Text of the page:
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					                                     Embry-Riddle Aeronautical University
                                              Prescott Campus

Course                   PS150.02          Physics I          (Fall 2010)                             3 credit hours

Instructor               Dr. Darrel Smith
Office Hours             See my website: http://physicsx.pr.erau.edu/

Office                   Academic Complex 1            Room 253
Phone                    777-6663

Course Description
         Estimations, order of magnitude analysis, Newton’s Law gravitation, kinematics, work and energy, momentum,
         rotation, harmonic motion. Three lectures per week. Corequisite: MA241."
Goals
         This course is designed primarily for students in the engineering programs. It is the first of a three-semester sequence
         of introductory classical physics, designed to provide the student with an appropriate background for more advanced
         work in physics and engineering course work.

Textbook                          University Physics by Young & Freedman 12th edition                2008
                                  Publishers: Addison & Wesley


What about Calculus?
         You should be enrolled in MA241 (Calculus I) or a higher level mathematics course

Attendance            "Regular attendance and punctuality, in accordance with the published class schedule, are
                      expected at all times in all courses." . . . . Don't miss class !!

                      Physics is a “process” and classroom lectures require your active participation.

Required Materials                Your textbook and a scientific calculator.

                           This course (and textbook) use Mastering Physics as a means for learning how to “do”
                           physics. These active learning techniques are used both inside and outside the classroom.
                           For instructions on how to enroll in Mastering Physics, please go to the following URL.

Course Outline
    Chapter 1    Units, Physical Quantities and Vectors
    Chapter 2    Motion Along a Straight Line
    Chapter 3    Motion in Two or Three Dimensions
    1 st Exam (10%)

     Chapter 4    Newton’s Laws of Motion
     Chapter 5    Applying Newton’s Laws
     Chapter 6    Work and Kinetic Energy
     Chapter 7    Potential Energy and Energy Conservation
     2 nd Exam (15%)

     Chapter 8        Momentum, Impulse, and Collisions
     Chapter 9        Rotation of Rigid Bodies


                                                                1
                                                   Prescott Campus                                              PS150-Physics I
      Chapter 10 Dynamics of Rotational Motion
      3rd Exam (20%)

      Chapter 11      Equilibrium and Elasticity

December 9, 2009 Last Day of Classes

Homework (20%)
Homework is an essential part of this course. The homework problems at the end of each chapter are designed to develop and
improve (1) your critical thinking skills, and (2) your ability to apply physics principles when solving physics problems.

      1.   Exercises – By answering homework exercises, you will become familiar with the concepts, important formulas,
           units and dimensions. These exercises are keyed to specific sections within the chapter; problems similar to these
           will be found in the three exams and the final. "Most" of the answers from this section are numerical, while only a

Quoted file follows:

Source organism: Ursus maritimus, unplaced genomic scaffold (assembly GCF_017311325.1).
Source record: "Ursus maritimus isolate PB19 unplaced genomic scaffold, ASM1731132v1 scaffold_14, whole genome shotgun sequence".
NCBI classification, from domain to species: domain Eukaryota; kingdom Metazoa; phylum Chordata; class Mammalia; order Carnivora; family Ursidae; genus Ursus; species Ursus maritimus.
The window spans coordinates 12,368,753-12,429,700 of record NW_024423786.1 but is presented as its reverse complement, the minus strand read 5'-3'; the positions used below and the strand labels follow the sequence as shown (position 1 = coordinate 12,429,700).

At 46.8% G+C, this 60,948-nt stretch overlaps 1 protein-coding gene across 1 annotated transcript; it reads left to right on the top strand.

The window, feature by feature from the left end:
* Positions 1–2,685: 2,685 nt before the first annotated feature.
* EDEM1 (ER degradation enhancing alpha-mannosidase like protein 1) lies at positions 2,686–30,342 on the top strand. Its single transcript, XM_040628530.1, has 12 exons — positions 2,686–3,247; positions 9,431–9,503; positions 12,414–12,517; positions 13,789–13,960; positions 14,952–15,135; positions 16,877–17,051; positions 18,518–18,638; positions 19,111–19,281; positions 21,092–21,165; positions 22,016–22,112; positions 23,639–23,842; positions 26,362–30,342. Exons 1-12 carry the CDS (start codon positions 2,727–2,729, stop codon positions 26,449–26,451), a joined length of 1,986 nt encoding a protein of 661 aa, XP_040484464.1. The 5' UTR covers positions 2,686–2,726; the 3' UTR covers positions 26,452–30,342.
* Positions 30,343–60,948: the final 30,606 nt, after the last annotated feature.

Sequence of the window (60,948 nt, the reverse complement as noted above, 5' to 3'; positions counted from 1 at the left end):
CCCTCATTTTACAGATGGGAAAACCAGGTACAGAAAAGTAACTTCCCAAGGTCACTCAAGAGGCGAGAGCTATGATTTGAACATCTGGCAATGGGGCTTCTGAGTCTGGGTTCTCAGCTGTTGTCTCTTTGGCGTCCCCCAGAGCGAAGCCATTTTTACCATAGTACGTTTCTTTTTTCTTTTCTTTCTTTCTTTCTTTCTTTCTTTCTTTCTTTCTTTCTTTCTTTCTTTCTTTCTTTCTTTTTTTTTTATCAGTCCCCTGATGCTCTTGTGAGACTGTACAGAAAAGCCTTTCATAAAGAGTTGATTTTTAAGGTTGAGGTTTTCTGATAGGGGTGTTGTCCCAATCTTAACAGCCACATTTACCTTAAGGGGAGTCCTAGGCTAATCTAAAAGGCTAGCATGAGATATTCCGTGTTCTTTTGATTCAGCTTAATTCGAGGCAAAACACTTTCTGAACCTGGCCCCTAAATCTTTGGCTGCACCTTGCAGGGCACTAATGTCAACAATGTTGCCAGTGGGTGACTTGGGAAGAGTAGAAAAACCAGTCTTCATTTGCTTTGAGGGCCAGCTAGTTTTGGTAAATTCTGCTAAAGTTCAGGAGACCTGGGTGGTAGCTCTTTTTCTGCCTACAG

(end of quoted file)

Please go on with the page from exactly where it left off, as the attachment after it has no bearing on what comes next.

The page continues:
few are symbolic.
      2.   Problems – These are traditional physics problems that explore the geometrical relationships between physical
           quantities. They are not keyed to any particular section, and often require the use of concepts from multiple
           sections or sometimes from previous chapters. Some problems call for the student to estimate or independently
           locate the data needed to solve the problem. By their very nature, homework problems usually take longer to solve
           compared to exercises. The answers to some of these problems are symbolic rather than numerical, or they involve
           the combination of two or more physical concepts. While problems similar to these may appear on the exams and
           final, many of them tend to be too lengthy, thus making them inappropriate for in-class exams. These problems
           provide a capstone activity for this course.

Homework Grading – Homework grading will be done through the Mastering Physics program. Make sure that you are
        enrolled so you can have access to tutoring material and the homework problems. Your student access ID will be
        handed to you the first or second day of class.



Final Exam (35%)               Comprehensive                8:00 – 10:00 AM             Wednesday Dec. 15, 2009

Grading                                 Weight
    Homework                         20%                                                  A = 90 - 100%
    Exams                            3 exams = 45%                                        B = 80 - 90%
    Final                            35%                                                  C = 70 - 80%
                                                                                          D = 60 - 70%

The best way to prepare for the exams is to understand how to solve the homework problems. You are
responsible for understanding the solutions to homework problems as well as the material presented in class.

Disability Statement
        If any student in this class has a disability, including a learning disability,
        please see me after class or during office hours or you can go to
        Disability Support Services at the Wellness Center to discuss your
        accommodation needs. The phone number for DSS is 777-6653.




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